All well and good. But you also like cheese, so now you have:

static void Main()
{
    ILikeBunnies();
    ILikeCheese();
}

void ILikeBunnies() { Console.WriteLine("I like bunnies"); }
void ILikeCheese()  { Console.WriteLine("I like cheese"); }

You notice that your two functions are almost identical. You want to reuse the same function, but provide different values for what you like:

static void Main()
{
    ILike("bunnies");
    ILike("cheese");
}

void ILike(string what) { Console.WriteLine("I like " + what); }

This is what function arguments are for: they let you reuse the same code with different values.

Generics are like that, but instead of passing in different values, you pass in types. Lets say you've got code that needs to bundle two strings into an array:

static void Main()
{
    string[] s = Pair("a", "b");
}

string[] Pair(string a, string b) { return new string[] { a, b }; }

Fine and dandy. Later you realize you also need to bundle ints into an array:

static void Main()
{
    string[] s = Pair("a", "b");
    int[]    i = Pair(1, 2);
}

string[] Pair(string a, string b) { return new string[] { a, b }; }
int[]    Pair(int    a, int    b) { return new int[]    { a, b }; }

Just like before, we can see there's a bunch of redundancy there. What we need is a function that returns a pair of whatever and a way to pass in the type of what we want a pair of. This is what generics are for:

static void Main()
{
    string[] s = Pair<string>("a", "b");
    int[]    i = Pair<int>(1, 2);
}

T[] Pair<T>(T a, T b) { return new T[] { a, b }; }

The angle brackets let you pass in a type to a function in the same way parentheses let you pass in values. "T" here is the name of a type argument just like "what" was the value argument above. Any place T appears in the function will be replaced with the actual type you pass in (string and int in the example).

There's a bunch of stuff you can do with generics beyond this, but that's the basic idea: generics let you pass types into functions (and classes) in the same way arguments let you pass in values.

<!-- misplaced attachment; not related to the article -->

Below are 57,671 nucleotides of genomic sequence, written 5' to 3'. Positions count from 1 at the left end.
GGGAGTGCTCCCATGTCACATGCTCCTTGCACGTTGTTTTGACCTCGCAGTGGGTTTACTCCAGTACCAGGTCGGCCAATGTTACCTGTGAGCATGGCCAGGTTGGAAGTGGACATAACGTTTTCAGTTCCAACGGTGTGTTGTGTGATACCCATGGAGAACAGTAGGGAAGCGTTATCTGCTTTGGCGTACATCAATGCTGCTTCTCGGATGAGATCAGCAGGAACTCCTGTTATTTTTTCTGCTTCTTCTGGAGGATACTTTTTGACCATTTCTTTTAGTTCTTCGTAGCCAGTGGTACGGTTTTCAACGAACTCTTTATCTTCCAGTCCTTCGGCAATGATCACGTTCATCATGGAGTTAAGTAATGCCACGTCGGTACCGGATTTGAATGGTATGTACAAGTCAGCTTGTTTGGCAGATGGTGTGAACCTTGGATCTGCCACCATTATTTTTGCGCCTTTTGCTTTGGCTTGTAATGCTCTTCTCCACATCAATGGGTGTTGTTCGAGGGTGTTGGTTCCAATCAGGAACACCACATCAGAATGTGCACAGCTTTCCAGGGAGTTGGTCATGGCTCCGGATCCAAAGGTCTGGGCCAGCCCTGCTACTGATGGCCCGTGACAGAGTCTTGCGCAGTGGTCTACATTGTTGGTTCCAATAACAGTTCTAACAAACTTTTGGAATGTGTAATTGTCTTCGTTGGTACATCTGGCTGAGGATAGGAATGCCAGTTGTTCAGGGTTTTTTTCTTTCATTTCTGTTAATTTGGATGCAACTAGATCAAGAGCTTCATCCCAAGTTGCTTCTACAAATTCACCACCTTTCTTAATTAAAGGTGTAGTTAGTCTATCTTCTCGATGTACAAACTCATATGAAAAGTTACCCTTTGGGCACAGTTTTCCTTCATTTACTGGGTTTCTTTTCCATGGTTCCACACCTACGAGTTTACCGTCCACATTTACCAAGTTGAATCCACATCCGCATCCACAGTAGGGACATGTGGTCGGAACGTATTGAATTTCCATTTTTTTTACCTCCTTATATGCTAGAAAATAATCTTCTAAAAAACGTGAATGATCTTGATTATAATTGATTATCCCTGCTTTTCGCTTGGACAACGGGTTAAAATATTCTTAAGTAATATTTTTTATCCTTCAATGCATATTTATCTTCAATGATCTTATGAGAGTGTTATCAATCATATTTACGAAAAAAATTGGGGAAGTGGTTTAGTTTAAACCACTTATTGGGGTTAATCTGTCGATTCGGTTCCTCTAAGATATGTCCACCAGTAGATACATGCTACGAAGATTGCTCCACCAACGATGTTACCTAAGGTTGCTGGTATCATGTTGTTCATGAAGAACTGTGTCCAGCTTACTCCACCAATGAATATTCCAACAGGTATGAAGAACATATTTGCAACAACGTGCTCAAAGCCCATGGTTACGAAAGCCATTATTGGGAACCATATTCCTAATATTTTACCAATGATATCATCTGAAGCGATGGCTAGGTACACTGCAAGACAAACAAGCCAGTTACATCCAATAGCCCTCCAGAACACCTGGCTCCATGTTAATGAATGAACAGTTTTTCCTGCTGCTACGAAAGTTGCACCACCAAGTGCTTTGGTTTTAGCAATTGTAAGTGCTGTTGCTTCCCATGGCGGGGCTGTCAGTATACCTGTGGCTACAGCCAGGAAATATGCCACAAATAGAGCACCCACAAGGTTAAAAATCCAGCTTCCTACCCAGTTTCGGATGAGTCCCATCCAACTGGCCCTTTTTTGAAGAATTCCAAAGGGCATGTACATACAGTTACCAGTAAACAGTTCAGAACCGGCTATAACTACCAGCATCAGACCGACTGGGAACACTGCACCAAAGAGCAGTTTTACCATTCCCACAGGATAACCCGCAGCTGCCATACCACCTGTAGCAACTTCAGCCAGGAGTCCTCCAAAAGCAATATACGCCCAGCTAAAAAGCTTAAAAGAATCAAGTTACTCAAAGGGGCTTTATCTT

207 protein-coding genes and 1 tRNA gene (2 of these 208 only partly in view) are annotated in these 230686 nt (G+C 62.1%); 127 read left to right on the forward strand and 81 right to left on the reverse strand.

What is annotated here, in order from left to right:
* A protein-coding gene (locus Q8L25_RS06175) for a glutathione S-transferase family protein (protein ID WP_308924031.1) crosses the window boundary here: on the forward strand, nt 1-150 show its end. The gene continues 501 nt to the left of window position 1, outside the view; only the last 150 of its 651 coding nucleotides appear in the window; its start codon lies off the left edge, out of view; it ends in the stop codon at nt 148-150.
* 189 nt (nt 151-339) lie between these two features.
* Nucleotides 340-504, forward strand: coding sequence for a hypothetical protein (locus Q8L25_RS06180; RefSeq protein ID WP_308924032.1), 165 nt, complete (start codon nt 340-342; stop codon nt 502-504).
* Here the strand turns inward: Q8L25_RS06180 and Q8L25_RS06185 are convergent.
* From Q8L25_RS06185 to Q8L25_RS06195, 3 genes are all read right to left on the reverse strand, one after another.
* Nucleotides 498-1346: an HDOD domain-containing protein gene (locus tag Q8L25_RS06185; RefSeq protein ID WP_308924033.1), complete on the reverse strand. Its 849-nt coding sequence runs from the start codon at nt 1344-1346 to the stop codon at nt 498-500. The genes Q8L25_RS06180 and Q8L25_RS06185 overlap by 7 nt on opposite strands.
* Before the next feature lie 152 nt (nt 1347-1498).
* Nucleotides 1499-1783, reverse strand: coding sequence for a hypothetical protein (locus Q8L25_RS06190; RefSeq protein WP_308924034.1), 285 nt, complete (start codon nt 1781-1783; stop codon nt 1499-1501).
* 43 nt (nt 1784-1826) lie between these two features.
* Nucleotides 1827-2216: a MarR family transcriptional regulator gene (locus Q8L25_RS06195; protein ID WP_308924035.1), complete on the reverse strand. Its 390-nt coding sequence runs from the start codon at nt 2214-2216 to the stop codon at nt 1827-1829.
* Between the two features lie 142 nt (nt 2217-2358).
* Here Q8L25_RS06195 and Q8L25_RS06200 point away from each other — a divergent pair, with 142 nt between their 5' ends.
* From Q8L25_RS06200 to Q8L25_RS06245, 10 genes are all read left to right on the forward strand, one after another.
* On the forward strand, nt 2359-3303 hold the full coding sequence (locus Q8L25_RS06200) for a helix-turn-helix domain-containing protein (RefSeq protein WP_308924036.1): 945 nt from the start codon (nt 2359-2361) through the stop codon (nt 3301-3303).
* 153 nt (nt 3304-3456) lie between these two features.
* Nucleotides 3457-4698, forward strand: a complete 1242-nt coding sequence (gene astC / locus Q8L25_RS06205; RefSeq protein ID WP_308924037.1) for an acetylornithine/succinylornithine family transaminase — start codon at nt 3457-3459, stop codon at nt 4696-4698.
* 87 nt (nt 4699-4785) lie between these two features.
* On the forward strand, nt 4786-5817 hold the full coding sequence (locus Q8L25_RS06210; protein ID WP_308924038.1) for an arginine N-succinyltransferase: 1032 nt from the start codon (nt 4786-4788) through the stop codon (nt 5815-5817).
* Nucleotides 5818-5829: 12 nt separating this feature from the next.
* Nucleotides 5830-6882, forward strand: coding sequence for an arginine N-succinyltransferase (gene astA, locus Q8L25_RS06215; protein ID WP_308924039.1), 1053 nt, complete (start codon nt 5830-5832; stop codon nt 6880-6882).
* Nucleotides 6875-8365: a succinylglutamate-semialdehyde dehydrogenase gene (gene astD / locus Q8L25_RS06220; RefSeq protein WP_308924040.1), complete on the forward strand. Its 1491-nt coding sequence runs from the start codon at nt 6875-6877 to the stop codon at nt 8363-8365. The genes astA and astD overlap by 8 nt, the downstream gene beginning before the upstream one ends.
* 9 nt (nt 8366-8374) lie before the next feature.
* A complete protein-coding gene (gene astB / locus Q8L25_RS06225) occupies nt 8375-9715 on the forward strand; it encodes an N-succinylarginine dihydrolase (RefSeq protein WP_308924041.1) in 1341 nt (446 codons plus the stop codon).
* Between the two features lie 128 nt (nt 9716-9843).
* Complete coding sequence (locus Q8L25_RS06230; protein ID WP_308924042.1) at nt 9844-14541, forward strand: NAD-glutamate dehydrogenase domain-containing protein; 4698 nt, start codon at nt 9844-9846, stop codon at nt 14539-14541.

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In your last exmaple, T[] Triple... should be T[] Pair<T>( T a, T b ) { return new T[] { a, b }; } –  Metro Smurf Oct 30 '09 at 13:59
    
Thanks, I fixed it. :) –  munificent Nov 2 '09 at 15:30
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Suppose you yourself is an algorithm which can sort whatever objects that can be compared pair-wise (playing-cards, CDs, business cards, whatever). You're not actually interested in what these concrete objects are provided you can compare them. Thus you become a generic (here "generic" is used in a broad term, not in C# sense) algorithm.

Generics in .NET help facilitate this particular kind of behavior not only in terms of algorithms (generic functions), but also in terms of generic types (classes, structs, delegates, interfaces).

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I know what generics are...and that just confused me :( –  Richard Walton Apr 3 '09 at 11:10
    
Me too I'm afraid :( –  Paul Suart Apr 3 '09 at 11:21
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Just to add to what everyone else will tell you, more practically, try doing something with an ArrayList or System.Array object and then try doing it with a List<T> and you can immediately see the how generics allows you to write more readable code and write it quicker too.

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I blogged about it a long time ago, here. I was working with XML, and I wanted a helper that would get an XmlElement or an XmlAttribute (based on an XPath) and let me work with it. It was a nice simple example I worked through in the real world when generics were fairly new to C#.